When visitors spend one or two weeks in Chiang Mai, they will normally visited a few temples and photographed some Buddhist monks. Here are ways to go deeper into this philosophy and start to practice and understand some Buddhist concepts.

1. Give alms

Each morning, all Buddhist monks get up before dawn and set to walk in and around their respective temples. The goal is to collect offerings in the form or food or even money. In exchange, the giver receives blessings in the form of a chant.

What to do: Put your offering in the monk’s alms bowl and kneel while bringing your hands in a praying position while lowering your head. The monk will chant for about 1 minute.

Where to do it: At any moment when you see a monk walk around between 4:30 and 7AM. The most popular place to do this in Chiang Mai is the at the Chiang Mai Gate Market near the South-East corner of the old city where dozens of monks gather every morning.

Child giving alms at Chiang Mai Gate Market in Chiang Mai
Child giving alms at Chiang Mai Gate Market in Chiang Mai

2. Attend a Dharma talk

A Dharma talk will give you the opportunity to directly discuss Buddhism with monks. You will be introduced to the basic principals of Buddhism such as karma and precepts, learn about daily life for a monk and even be allowed to ask questions.

Where to do this: Wat Suandok offers a 2 hour talk beginning at 17:00 Monday to Friday.

3. Learn to meditate

Meditation is at the center of Buddhism; this is the way the Buddha attained enlightenment. Contrary to popular beliefs, meditation is not practiced while listening to relaxing music. It’s a practice which takes time, regularity and discipline. There are several methods but the ones taught and practiced in Thailand are mostly Vipassana and walking meditation.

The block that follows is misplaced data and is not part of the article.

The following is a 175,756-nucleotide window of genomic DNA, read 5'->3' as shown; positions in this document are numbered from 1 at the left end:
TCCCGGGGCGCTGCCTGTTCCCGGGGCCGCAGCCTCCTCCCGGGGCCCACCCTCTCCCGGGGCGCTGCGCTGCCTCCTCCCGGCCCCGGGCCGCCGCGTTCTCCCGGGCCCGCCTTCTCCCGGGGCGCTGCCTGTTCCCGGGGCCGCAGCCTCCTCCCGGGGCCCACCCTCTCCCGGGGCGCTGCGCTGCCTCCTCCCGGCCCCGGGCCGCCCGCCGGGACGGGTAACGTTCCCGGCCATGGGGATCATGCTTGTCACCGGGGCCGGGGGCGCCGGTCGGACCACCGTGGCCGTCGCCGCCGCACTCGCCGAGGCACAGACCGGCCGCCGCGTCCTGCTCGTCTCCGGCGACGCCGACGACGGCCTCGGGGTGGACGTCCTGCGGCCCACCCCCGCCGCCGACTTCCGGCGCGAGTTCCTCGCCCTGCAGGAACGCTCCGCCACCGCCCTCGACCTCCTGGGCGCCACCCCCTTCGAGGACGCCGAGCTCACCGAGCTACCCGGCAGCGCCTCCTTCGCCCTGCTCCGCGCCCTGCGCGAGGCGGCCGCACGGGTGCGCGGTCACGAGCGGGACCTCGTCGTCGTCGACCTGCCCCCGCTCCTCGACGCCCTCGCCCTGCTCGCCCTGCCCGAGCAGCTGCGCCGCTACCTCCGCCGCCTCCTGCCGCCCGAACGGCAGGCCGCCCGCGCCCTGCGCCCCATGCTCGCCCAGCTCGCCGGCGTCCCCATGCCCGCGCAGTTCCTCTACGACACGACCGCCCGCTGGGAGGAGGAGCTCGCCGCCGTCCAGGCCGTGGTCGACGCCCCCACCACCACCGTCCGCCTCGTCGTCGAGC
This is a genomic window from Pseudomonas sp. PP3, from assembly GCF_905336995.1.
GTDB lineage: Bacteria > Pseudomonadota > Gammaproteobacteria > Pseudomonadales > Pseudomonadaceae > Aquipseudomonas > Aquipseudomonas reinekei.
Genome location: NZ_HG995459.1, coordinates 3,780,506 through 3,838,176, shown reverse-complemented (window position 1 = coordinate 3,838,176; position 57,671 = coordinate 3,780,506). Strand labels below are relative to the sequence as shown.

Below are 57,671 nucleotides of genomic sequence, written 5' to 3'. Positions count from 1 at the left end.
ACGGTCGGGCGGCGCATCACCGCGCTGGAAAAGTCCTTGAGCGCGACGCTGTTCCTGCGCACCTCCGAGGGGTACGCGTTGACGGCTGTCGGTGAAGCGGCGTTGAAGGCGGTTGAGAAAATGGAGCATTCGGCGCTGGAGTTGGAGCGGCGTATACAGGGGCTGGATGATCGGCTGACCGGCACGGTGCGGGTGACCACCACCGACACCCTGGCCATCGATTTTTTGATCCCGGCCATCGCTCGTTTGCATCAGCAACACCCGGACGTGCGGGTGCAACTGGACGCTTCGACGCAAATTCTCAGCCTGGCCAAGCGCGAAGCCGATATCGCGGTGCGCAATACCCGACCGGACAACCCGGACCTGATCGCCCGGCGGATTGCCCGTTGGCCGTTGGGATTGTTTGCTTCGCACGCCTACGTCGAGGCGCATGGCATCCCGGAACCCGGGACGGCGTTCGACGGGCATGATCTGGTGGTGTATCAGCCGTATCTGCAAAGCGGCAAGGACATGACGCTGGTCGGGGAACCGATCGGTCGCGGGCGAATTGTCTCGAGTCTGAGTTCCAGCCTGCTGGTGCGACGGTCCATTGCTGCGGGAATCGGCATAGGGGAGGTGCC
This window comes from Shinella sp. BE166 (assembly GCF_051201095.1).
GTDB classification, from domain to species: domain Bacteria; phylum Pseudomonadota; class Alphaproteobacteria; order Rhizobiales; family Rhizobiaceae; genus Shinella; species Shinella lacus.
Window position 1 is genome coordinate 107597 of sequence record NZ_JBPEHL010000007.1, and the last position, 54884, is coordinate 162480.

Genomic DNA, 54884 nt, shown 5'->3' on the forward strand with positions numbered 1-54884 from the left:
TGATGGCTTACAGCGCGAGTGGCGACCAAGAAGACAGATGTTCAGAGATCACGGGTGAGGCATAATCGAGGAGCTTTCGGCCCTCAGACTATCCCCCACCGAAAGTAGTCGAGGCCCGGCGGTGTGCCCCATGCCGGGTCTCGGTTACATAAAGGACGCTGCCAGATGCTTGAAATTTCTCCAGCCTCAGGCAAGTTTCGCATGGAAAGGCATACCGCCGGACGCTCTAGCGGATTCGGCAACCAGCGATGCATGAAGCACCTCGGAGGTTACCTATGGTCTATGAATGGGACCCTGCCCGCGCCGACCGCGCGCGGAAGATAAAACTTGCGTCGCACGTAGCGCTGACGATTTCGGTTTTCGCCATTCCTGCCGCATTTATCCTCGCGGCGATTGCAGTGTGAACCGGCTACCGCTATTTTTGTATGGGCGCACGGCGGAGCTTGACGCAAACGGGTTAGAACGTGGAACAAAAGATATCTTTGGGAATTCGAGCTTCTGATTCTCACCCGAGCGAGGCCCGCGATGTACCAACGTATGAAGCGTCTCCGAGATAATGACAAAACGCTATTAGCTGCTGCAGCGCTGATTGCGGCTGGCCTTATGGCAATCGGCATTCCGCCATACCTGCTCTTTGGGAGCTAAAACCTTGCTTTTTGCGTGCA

Where to do it: Wat Rampoeng (temple) offers a mini 10 meditation retreat. If you have more time, they also offer one of 26 days. These two retreats are considered very basic introduction but will give you a very strong basis for a life long practice which will change your life.

Wat Suandok offers a tiny 2 day retreat.

The historical Wat Umong also offers a retreats. We suggest that you show up a few days before you decide to begin your retreat.

Please be warned that you will need to obey the very strict rules which are a part of daily life in a Buddhist temple.

Akha Women

DSC_2003BFour women of a Akha tribe between Chiang Mai and Chiang Rai. This image was photographed during an New Year event in a tiny village about 30 kms from the town Mae Suai. Taken with the Nikon D90 and Sigma 10-20mm.

 

Cycling with a cold – Should I, shouldn’t I?

Originally posted on The Human Cyclist:

Snot Rocket Cyclist Man flu has struck. Throat sore and voice hoarse, snot streams from my nose at a rate bettered only by the Falls of Niagara. Man down. Or is he? Should I cycle with a cold? A common cold, at that, not one of them posh ones. I can still cycle, right? All I need to do is turn the pedals, how hard can that be? Sure, it’s nice and toasty beneath my duvet but I’ll soon warm up out there in the wet and windy world, non? And yet I’m reluctant.

Should I cycle with a cold?

Research and doctors agree the old wives’ tale quoted below is actually a good barometer to the age old question of whether you should exercise when ill. Throat a little sore when you swallow? Talk less on the ride and get those legs pumping! Got a little sniffle and a weak cough? Get out there you wuss! Chest…